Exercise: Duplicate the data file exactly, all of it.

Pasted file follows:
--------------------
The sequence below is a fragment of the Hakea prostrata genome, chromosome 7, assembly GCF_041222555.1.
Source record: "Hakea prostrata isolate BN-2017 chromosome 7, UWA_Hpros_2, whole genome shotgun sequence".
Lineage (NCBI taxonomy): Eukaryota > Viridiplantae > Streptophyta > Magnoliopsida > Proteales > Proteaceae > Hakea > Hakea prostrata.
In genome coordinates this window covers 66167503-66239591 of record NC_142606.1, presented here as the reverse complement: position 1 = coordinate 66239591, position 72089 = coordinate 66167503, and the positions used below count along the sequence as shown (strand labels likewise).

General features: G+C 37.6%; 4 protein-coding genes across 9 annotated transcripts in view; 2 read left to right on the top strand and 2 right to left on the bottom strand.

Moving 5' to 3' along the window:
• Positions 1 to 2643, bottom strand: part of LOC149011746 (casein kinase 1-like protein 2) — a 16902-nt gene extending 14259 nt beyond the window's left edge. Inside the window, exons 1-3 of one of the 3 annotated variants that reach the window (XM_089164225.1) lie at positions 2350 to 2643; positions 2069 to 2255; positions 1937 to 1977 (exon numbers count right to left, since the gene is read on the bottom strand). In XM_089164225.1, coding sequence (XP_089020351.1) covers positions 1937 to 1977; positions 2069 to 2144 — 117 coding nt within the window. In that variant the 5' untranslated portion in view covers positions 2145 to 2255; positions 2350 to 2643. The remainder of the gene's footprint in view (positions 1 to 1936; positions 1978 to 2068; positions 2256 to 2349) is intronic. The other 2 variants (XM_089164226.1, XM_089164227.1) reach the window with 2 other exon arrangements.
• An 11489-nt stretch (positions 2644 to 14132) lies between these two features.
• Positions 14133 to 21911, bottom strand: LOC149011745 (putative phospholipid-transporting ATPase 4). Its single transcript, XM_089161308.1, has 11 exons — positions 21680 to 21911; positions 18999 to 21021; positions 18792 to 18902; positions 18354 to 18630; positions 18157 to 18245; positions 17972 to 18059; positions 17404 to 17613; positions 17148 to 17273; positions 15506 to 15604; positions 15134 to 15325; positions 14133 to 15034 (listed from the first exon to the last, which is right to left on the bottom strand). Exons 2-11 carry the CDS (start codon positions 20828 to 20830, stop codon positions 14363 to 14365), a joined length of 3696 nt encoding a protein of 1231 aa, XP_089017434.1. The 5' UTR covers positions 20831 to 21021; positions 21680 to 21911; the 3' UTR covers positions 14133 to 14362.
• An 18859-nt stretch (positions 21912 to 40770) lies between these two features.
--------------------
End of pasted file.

The sequence below is a fragment of the Hakea prostrata genome, chromosome 7, assembly GCF_041222555.1.
Source record: "Hakea prostrata isolate BN-2017 chromosome 7, UWA_Hpros_2, whole genome shotgun sequence".
Lineage (NCBI taxonomy): Eukaryota > Viridiplantae > Streptophyta > Magnoliopsida > Proteales > Proteaceae > Hakea > Hakea prostrata.
In genome coordinates this window covers 66167503-66239591 of record NC_142606.1, presented here as the reverse complement: position 1 = coordinate 66239591, position 72089 = coordinate 66167503, and the positions used below count along the sequence as shown (strand labels likewise).

General features: G+C 37.6%; 4 protein-coding genes across 9 annotated transcripts in view; 2 read left to right on the top strand and 2 right to left on the bottom strand.

Moving 5' to 3' along the window:
• Positions 1 to 2643, bottom strand: part of LOC149011746 (casein kinase 1-like protein 2) — a 16902-nt gene extending 14259 nt beyond the window's left edge. Inside the window, exons 1-3 of one of the 3 annotated variants that reach the window (XM_089164225.1) lie at positions 2350 to 2643; positions 2069 to 2255; positions 1937 to 1977 (exon numbers count right to left, since the gene is read on the bottom strand). In XM_089164225.1, coding sequence (XP_089020351.1) covers positions 1937 to 1977; positions 2069 to 2144 — 117 coding nt within the window. In that variant the 5' untranslated portion in view covers positions 2145 to 2255; positions 2350 to 2643. The remainder of the gene's footprint in view (positions 1 to 1936; positions 1978 to 2068; positions 2256 to 2349) is intronic. The other 2 variants (XM_089164226.1, XM_089164227.1) reach the window with 2 other exon arrangements.
• An 11489-nt stretch (positions 2644 to 14132) lies between these two features.
• Positions 14133 to 21911, bottom strand: LOC149011745 (putative phospholipid-transporting ATPase 4). Its single transcript, XM_089161308.1, has 11 exons — positions 21680 to 21911; positions 18999 to 21021; positions 18792 to 18902; positions 18354 to 18630; positions 18157 to 18245; positions 17972 to 18059; positions 17404 to 17613; positions 17148 to 17273; positions 15506 to 15604; positions 15134 to 15325; positions 14133 to 15034 (listed from the first exon to the last, which is right to left on the bottom strand). Exons 2-11 carry the CDS (start codon positions 20828 to 20830, stop codon positions 14363 to 14365), a joined length of 3696 nt encoding a protein of 1231 aa, XP_089017434.1. The 5' UTR covers positions 20831 to 21021; positions 21680 to 21911; the 3' UTR covers positions 14133 to 14362.
• An 18859-nt stretch (positions 21912 to 40770) lies between these two features.